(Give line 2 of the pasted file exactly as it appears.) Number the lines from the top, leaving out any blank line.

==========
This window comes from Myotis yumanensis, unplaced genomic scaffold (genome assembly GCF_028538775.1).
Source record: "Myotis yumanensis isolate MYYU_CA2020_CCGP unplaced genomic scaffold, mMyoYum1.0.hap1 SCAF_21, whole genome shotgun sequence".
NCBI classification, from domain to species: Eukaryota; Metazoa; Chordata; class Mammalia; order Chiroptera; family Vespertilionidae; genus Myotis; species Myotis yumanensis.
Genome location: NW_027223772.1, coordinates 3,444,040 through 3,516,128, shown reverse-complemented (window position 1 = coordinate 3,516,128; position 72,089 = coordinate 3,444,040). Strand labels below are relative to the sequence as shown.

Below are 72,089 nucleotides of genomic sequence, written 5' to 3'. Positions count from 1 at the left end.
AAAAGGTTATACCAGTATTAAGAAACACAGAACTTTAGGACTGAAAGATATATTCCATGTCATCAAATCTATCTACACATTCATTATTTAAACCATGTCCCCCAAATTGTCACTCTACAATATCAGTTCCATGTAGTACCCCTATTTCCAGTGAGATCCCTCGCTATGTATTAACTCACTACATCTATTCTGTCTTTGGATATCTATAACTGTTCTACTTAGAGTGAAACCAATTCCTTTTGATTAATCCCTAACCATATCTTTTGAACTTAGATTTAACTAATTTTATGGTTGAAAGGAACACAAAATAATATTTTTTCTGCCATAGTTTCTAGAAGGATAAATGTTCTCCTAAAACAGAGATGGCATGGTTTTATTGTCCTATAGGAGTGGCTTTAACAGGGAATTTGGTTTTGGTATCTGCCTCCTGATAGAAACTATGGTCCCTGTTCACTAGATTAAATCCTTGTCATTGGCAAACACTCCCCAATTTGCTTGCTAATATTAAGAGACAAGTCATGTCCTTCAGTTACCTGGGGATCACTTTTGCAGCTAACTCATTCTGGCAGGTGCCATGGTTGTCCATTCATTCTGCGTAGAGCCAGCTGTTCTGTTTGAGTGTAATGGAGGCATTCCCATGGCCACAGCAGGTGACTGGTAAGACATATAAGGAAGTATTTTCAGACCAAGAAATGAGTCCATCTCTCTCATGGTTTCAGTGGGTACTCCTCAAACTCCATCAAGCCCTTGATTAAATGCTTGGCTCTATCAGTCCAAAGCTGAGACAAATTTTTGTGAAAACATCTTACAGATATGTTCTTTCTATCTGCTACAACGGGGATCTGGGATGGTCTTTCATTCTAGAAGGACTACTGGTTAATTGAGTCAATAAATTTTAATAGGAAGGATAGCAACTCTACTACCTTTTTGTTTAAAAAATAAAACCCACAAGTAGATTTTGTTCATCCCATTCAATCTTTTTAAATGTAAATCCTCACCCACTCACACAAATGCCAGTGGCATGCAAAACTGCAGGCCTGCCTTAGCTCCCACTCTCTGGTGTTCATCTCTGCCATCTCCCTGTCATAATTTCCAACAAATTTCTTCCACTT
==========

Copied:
Source record: "Myotis yumanensis isolate MYYU_CA2020_CCGP unplaced genomic scaffold, mMyoYum1.0.hap1 SCAF_21, whole genome shotgun sequence".